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Eliza Frances Andrews, The war-time journal of a Georgia girl, 1864-1865 16 0 Browse Search
The Daily Dispatch: May 30, 1863., [Electronic resource] 2 0 Browse Search
The Daily Dispatch: September 21, 1863., [Electronic resource] 2 0 Browse Search
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Eliza Frances Andrews, The war-time journal of a Georgia girl, 1864-1865, I. Across Sherman's track (December 19-24, 1864) (search)
I thought I had never seen anything so bright and comfortable before. When Mrs. Palmer, the landlady, learned who Metta and I were, she fairly hugged us off our fehat the cup was made sweeter by the magic of three pair of fair hands. Then Mrs. Palmer's jar of pickles was brought out and presented with a little tableau scene sh grace, but I hadn't that excuse, and never felt so foolish in my life. Mrs. Palmer's chamber, in which Metta and I were to sleep, was a shed room of not very i to turn very cold, and the scanty supply of bedclothes the Yankees had left Mrs. Palmer was not enough to keep me warm. Then it began to rain in torrents, and presches of sleep between the wildest bursts of the storm. Early in the morning Mrs. Palmer and Jenny came in with bowls and pans to put under the leaks. There were soeen lighted on the hearth, we made haste to dress, before it burned out. Mrs. Palmer had contrived to spread us a scanty breakfast of hot waffles, fresh sausages
Eliza Frances Andrews, The war-time journal of a Georgia girl, 1864-1865, V. In the dust and ashes of defeat (may 6-June 1, 1865). (search)
ket at every railway station. Gen. Elzey says he found no sale for his in Augusta. I don't know what he will do for money to get home on. Henry traveled out from Greensborough (N. C.) with an artillery company which paid its way in cloth and thread. The regiment to which he had been attached disbanded and scattered soon after the surrender, all except himself and the adjutant. Capt. Hudson says Henry doctored the adjutant and the adjutant officered him. They attached themselves to Maj. Palmer's battalion of artillery and Henry traveled as far as Ruckersville with it. He is now ready to begin life anew with a broken-down old army horse as his sole stock in trade. Garnett has not even that much. The Yankees got his horse, and his boy Sidney, whom he left with Henry when he took to the field, disappeared — to enjoy the delights of freedom, I suppose. The Yankees began favoring Gen. Toombs with their attentions to-day. He and Gov. Brown and Mr. Stephens have been permitted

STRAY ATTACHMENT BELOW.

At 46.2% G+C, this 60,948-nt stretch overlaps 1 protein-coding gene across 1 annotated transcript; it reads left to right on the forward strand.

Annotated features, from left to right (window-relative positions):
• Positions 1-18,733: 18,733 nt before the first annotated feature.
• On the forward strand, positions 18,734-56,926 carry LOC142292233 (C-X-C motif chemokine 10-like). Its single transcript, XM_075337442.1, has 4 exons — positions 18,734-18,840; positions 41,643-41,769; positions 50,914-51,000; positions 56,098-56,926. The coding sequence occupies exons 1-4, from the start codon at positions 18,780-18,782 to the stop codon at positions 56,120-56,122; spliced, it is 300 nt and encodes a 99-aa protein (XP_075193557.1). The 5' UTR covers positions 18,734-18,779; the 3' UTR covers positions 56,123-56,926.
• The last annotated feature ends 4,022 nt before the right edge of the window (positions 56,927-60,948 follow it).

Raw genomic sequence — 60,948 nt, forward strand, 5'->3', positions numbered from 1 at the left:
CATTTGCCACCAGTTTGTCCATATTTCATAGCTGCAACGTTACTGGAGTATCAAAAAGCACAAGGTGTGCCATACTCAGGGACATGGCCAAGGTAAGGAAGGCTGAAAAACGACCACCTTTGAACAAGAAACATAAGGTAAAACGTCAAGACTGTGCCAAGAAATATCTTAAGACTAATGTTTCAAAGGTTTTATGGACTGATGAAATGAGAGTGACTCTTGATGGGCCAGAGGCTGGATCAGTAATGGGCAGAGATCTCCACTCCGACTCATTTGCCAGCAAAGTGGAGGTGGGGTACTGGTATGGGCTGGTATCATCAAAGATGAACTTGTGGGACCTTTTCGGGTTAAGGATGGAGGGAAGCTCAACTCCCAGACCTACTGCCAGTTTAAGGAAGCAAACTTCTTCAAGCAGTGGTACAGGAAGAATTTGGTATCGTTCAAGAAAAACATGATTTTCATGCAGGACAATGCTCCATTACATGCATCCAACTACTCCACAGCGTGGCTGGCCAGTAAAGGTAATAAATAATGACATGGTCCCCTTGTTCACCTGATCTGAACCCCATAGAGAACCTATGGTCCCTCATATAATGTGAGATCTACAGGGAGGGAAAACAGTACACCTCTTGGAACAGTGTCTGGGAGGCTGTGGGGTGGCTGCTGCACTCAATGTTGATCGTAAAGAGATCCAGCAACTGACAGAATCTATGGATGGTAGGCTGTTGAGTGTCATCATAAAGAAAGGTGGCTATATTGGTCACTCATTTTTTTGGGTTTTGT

Eliza Frances Andrews, The war-time journal of a Georgia girl, 1864-1865, chapter 7 (search)
the corpses of two dead negroes kicking about the streets unburied, waiting for the public ambulance to come and cart them away. June 4, Sunday Still another batch of Yankees, and one of them proceeded to distinguish himself at once, by capturing a negro's watch. They carry out their principles by robbing impartially, without regard to race, color, or previous condition. ‘Ginny Dick has kept his watch and chain hid ever since the bluecoats put forth this act of philanthropy, and George Palmer's old Maum Betsy says that she has knowed white folks all her life, an' some mighty mean ones, but Yankees is de fust ever she seed mean enough to steal fum niggers. Everybody suspected that mischief was afoot, as soon as the Yankees began coming in such force, and they soon fulfilled expectations by going to the bank and seizing $100,000 in specie belonging to one of the Virginia banks, which the Confederate cavalrymen had restored as soon as they found it was private property. They t
nsylvania, and attempting to rob him, was arraigned for examination. Jordan was charged with being in the city, without any papers certifying his right to a residence. Both cases were continued for a further hearing. James Kershman, arrested for being a suspicious character, was committed in default of security for his good behavior. James Riley was called up for examination on the charge of beating Wm. E. C. Rutherford. The case was postponed for a further examination. George Palmer, charged with entering the house of Geo. W. Hubbard and stealing a shirt, was required to give security to be of good behavior, and, failing, was sent to the chain gang for ninety days. Timothy Ryan was required to give $200 security for getting drunk and behaving disorderly at the 1st Market, on election day. Matthew Eagan was fined $1 for fighting in the street on the same day, while drunk. Thos. Thornton and Wm. E, Howell were acquitted of the charge of entering Joseph
The Daily Dispatch: September 21, 1863., [Electronic resource], White Recruits Flogged by Provost Marshals. (search)
or or law, ordered the infliction of fifty lashes upon an alleged deserter within his district, and superintended himself the execution of this infamous sentence. A Pittsburg journal thus describes the scene: Hagan was now seized by the guard and taken to the "rendezvous" in the third story, where preparations were at once made for carrying the order into effect. The man, as we are informed, was stripped naked, gagged and handcuffed. A raw cowhide was procured, and a soldier named Geo. Palmer, corporal of the guard, under directions of Deputy Provost Marshal McHenry, who was present, proceeded to lay on the stripes. Hagan, comparatively powerless though he was, resisted, and McHenry, as is alleged, called on the soldiers present to hold him white the stripes were being laid on. This the latter refused to do, where upon, as the report goes, McHenry himself seized the wretched man and held him until the entire fifty lashes were administered.--Hagan struggled violently in his ag